Most credit cards in the United States feature a magnetic strip that is easily captured and copied. But in the rest of the world, the EMV chip has largely succeeded the magnetic strip as a method of making credit cards more secure. And the U. S. is fast making the switch.
American Express, Discover, MasterCard and Visa all have announced plans for joining the move to an EMV chip-based payment infrastructure, according to the Smart Card Alliance. In contrast, more than 84 percent of cards issued in Western Europe already have the chip-and-Pin technology.
The chip has been integrated into the merchant’s handling of sales. In restaurants, the waiter often brings the bill on a hand held card reader. The customer inserts a credit card into the reader, enters her PIN and the transaction is complete. The customer never loses control of the card and the chip technology has highly secure built-in safeguards against theft of the card’s information.
The chip embedded in a card has the same computing power as an X286 computer, according to Jack Jania, vice president for strategic alliances at Gemalto, which produces the chip-enabled cards and the infrastructure to support them. Each chip has an operating system and several apps, depending on the level of security, whether it works with signatures or with PINS.
The chips, not surprisingly, cost more – $1.25 to $2.50, compared with 25 cents for a traditional magnetic strip. But the added security is worth the cost. Fraud prevention has been the impetus behind the chips. American cardholders have been particularly vulnerable to fraud. The introduction of the chip, along with other anti-fraud measures over the next couple of years, is expected to make big inroads into the problem.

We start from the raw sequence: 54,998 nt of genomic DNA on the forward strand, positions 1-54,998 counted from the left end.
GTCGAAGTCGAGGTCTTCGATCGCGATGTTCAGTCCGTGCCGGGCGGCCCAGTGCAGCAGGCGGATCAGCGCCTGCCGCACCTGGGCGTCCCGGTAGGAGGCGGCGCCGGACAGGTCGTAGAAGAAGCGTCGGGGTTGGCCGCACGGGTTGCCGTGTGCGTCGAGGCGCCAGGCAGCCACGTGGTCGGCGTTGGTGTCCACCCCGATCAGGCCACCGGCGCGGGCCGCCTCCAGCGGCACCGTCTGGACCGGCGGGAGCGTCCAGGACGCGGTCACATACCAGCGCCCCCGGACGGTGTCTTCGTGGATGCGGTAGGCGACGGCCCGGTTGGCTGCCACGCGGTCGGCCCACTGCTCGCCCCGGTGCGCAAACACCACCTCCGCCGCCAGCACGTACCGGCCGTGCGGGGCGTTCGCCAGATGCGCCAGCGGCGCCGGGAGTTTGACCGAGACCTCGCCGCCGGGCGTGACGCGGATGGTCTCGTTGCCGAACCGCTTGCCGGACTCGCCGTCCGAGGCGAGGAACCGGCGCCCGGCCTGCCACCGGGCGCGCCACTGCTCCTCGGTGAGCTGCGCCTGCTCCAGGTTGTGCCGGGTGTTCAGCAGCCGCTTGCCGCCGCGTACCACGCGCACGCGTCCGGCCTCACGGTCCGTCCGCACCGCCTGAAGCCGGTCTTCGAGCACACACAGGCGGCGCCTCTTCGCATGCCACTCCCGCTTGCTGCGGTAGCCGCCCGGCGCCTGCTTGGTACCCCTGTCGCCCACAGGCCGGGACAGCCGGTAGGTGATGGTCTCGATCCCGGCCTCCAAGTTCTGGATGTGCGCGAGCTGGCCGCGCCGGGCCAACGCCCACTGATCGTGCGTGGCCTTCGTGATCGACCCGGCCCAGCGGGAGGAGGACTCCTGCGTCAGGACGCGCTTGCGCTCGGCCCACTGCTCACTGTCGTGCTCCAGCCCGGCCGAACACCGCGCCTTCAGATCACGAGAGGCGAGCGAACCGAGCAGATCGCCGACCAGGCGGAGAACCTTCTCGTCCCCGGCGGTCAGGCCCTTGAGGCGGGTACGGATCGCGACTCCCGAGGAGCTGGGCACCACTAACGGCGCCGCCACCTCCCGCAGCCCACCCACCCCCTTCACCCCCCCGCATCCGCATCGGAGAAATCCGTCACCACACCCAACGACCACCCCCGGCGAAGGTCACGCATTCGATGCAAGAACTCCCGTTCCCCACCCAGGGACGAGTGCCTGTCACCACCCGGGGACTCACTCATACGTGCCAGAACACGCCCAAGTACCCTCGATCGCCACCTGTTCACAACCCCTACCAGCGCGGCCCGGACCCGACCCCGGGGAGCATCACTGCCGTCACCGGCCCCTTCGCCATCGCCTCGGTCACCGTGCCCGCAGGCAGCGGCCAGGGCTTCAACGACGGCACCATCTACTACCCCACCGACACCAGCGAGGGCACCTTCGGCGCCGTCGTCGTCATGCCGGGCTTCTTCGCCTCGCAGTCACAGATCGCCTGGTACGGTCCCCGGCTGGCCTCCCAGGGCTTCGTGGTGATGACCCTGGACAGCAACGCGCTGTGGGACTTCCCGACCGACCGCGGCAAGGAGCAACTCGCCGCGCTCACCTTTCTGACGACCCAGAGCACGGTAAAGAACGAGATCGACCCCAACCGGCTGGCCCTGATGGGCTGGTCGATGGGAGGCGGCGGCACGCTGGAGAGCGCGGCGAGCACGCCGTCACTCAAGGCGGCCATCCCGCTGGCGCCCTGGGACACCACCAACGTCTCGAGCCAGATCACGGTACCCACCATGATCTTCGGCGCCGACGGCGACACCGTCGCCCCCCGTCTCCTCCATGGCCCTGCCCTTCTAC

BMO’s Diners Club, which has headquarters in Canada, where the chip has been long entrenched, was the first to introduce the chip onto the American scene, followed by the United Nations, the U.S. State Department and Andrews Air Force Base, all of which have many international interactions. Other American companies, including popular national merchants, are rapidly adopting the technology.
Some American banks now offer chip-implanted cards to top corporate accounts, but don’t promote them below that level, to the chagrin of some travelers. The situation is aggravated for them because some merchants in foreign countries shun America’s traditional magnetic strip cards. As the complications multiply and more Americans find themselves in long lines waiting for a teller to process magnetic strip cards, the impetus for the switch will magnify, industry leaders predict.
Both for the convenience in travel and for the added benefit of more anti-fraud security, the chip is coming and it can’t come too soon for many Americans.